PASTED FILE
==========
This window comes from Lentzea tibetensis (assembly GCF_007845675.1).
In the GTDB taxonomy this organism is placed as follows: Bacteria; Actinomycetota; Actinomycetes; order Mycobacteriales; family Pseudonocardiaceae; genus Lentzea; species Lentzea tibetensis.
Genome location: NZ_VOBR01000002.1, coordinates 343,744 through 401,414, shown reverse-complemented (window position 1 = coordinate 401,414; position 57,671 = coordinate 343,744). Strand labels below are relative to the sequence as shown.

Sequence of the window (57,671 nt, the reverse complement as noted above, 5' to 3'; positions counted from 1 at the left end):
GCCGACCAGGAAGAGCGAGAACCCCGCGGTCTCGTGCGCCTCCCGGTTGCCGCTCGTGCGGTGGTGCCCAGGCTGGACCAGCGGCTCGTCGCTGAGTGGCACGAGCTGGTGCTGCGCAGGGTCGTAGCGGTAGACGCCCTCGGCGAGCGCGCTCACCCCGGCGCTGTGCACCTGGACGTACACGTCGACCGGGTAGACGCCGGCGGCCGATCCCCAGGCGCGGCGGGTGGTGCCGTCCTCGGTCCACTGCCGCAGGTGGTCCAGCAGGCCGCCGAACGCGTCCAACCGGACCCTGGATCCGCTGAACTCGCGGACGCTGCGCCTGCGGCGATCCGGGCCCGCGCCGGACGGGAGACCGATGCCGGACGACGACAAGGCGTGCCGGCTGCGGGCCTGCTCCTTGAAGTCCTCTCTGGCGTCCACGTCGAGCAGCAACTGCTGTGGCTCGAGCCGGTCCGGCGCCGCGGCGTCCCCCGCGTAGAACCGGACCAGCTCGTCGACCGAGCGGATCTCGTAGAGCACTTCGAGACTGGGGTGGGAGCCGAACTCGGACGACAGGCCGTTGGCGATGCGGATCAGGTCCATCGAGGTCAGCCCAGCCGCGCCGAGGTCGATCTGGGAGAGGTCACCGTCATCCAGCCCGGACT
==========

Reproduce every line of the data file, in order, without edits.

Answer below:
This window comes from Lentzea tibetensis (assembly GCF_007845675.1).
In the GTDB taxonomy this organism is placed as follows: Bacteria; Actinomycetota; Actinomycetes; order Mycobacteriales; family Pseudonocardiaceae; genus Lentzea; species Lentzea tibetensis.
Genome location: NZ_VOBR01000002.1, coordinates 343,744 through 401,414, shown reverse-complemented (window position 1 = coordinate 401,414; position 57,671 = coordinate 343,744). Strand labels below are relative to the sequence as shown.

Sequence of the window (57,671 nt, the reverse complement as noted above, 5' to 3'; positions counted from 1 at the left end):
GCCGACCAGGAAGAGCGAGAACCCCGCGGTCTCGTGCGCCTCCCGGTTGCCGCTCGTGCGGTGGTGCCCAGGCTGGACCAGCGGCTCGTCGCTGAGTGGCACGAGCTGGTGCTGCGCAGGGTCGTAGCGGTAGACGCCCTCGGCGAGCGCGCTCACCCCGGCGCTGTGCACCTGGACGTACACGTCGACCGGGTAGACGCCGGCGGCCGATCCCCAGGCGCGGCGGGTGGTGCCGTCCTCGGTCCACTGCCGCAGGTGGTCCAGCAGGCCGCCGAACGCGTCCAACCGGACCCTGGATCCGCTGAACTCGCGGACGCTGCGCCTGCGGCGATCCGGGCCCGCGCCGGACGGGAGACCGATGCCGGACGACGACAAGGCGTGCCGGCTGCGGGCCTGCTCCTTGAAGTCCTCTCTGGCGTCCACGTCGAGCAGCAACTGCTGTGGCTCGAGCCGGTCCGGCGCCGCGGCGTCCCCCGCGTAGAACCGGACCAGCTCGTCGACCGAGCGGATCTCGTAGAGCACTTCGAGACTGGGGTGGGAGCCGAACTCGGACGACAGGCCGTTGGCGATGCGGATCAGGTCCATCGAGGTCAGCCCAGCCGCGCCGAGGTCGATCTGGGAGAGGTCACCGTCATCCAGCCCGGACT